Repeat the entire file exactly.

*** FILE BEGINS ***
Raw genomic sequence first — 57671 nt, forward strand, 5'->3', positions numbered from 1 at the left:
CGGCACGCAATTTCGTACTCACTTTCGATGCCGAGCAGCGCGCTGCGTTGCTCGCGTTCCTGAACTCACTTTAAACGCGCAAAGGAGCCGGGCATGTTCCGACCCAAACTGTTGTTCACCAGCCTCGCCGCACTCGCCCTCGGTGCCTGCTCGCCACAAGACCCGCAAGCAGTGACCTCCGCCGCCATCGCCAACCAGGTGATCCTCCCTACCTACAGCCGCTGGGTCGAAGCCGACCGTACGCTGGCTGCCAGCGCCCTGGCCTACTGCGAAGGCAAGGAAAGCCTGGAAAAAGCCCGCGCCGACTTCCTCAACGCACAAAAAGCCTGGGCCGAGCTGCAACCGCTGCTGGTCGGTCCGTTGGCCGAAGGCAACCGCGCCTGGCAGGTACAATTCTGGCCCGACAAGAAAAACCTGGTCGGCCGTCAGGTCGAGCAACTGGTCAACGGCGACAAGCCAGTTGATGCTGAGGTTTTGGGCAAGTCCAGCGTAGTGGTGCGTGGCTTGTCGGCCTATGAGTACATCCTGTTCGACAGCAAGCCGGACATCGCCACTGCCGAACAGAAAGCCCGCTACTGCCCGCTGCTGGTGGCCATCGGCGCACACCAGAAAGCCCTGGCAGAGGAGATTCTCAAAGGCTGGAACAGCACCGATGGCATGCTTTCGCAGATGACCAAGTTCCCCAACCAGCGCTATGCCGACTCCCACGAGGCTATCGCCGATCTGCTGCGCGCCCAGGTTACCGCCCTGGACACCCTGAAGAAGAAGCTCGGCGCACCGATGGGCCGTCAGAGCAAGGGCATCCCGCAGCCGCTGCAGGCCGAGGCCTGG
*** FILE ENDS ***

Raw genomic sequence first — 57671 nt, forward strand, 5'->3', positions numbered from 1 at the left:
CGGCACGCAATTTCGTACTCACTTTCGATGCCGAGCAGCGCGCTGCGTTGCTCGCGTTCCTGAACTCACTTTAAACGCGCAAAGGAGCCGGGCATGTTCCGACCCAAACTGTTGTTCACCAGCCTCGCCGCACTCGCCCTCGGTGCCTGCTCGCCACAAGACCCGCAAGCAGTGACCTCCGCCGCCATCGCCAACCAGGTGATCCTCCCTACCTACAGCCGCTGGGTCGAAGCCGACCGTACGCTGGCTGCCAGCGCCCTGGCCTACTGCGAAGGCAAGGAAAGCCTGGAAAAAGCCCGCGCCGACTTCCTCAACGCACAAAAAGCCTGGGCCGAGCTGCAACCGCTGCTGGTCGGTCCGTTGGCCGAAGGCAACCGCGCCTGGCAGGTACAATTCTGGCCCGACAAGAAAAACCTGGTCGGCCGTCAGGTCGAGCAACTGGTCAACGGCGACAAGCCAGTTGATGCTGAGGTTTTGGGCAAGTCCAGCGTAGTGGTGCGTGGCTTGTCGGCCTATGAGTACATCCTGTTCGACAGCAAGCCGGACATCGCCACTGCCGAACAGAAAGCCCGCTACTGCCCGCTGCTGGTGGCCATCGGCGCACACCAGAAAGCCCTGGCAGAGGAGATTCTCAAAGGCTGGAACAGCACCGATGGCATGCTTTCGCAGATGACCAAGTTCCCCAACCAGCGCTATGCCGACTCCCACGAGGCTATCGCCGATCTGCTGCGCGCCCAGGTTACCGCCCTGGACACCCTGAAGAAGAAGCTCGGCGCACCGATGGGCCGTCAGAGCAAGGGCATCCCGCAGCCGCTGCAGGCCGAGGCCTGG